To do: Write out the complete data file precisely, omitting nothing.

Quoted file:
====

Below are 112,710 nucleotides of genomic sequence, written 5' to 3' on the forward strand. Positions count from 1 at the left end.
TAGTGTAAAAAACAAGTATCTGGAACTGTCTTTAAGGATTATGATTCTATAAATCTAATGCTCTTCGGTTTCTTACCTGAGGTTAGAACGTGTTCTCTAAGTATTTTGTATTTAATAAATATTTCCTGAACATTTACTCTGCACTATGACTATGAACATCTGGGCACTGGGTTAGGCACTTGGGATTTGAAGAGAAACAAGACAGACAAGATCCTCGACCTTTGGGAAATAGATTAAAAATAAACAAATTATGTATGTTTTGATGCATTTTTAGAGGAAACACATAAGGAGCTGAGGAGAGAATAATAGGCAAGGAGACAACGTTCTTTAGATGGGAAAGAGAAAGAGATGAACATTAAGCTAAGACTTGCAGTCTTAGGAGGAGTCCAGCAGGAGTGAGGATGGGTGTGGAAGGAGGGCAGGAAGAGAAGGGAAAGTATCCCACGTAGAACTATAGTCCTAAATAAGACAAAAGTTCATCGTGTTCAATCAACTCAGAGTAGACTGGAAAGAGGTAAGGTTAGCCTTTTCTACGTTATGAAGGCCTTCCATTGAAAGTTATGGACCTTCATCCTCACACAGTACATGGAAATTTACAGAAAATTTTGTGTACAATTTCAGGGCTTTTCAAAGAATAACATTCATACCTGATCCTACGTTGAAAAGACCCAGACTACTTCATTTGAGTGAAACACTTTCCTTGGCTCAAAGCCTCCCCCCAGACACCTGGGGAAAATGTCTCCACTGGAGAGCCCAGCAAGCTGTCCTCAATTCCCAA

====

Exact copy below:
Below are 112,710 nucleotides of genomic sequence, written 5' to 3' on the forward strand. Positions count from 1 at the left end.
TAGTGTAAAAAACAAGTATCTGGAACTGTCTTTAAGGATTATGATTCTATAAATCTAATGCTCTTCGGTTTCTTACCTGAGGTTAGAACGTGTTCTCTAAGTATTTTGTATTTAATAAATATTTCCTGAACATTTACTCTGCACTATGACTATGAACATCTGGGCACTGGGTTAGGCACTTGGGATTTGAAGAGAAACAAGACAGACAAGATCCTCGACCTTTGGGAAATAGATTAAAAATAAACAAATTATGTATGTTTTGATGCATTTTTAGAGGAAACACATAAGGAGCTGAGGAGAGAATAATAGGCAAGGAGACAACGTTCTTTAGATGGGAAAGAGAAAGAGATGAACATTAAGCTAAGACTTGCAGTCTTAGGAGGAGTCCAGCAGGAGTGAGGATGGGTGTGGAAGGAGGGCAGGAAGAGAAGGGAAAGTATCCCACGTAGAACTATAGTCCTAAATAAGACAAAAGTTCATCGTGTTCAATCAACTCAGAGTAGACTGGAAAGAGGTAAGGTTAGCCTTTTCTACGTTATGAAGGCCTTCCATTGAAAGTTATGGACCTTCATCCTCACACAGTACATGGAAATTTACAGAAAATTTTGTGTACAATTTCAGGGCTTTTCAAAGAATAACATTCATACCTGATCCTACGTTGAAAAGACCCAGACTACTTCATTTGAGTGAAACACTTTCCTTGGCTCAAAGCCTCCCCCCAGACACCTGGGGAAAATGTCTCCACTGGAGAGCCCAGCAAGCTGTCCTCAATTCCCAA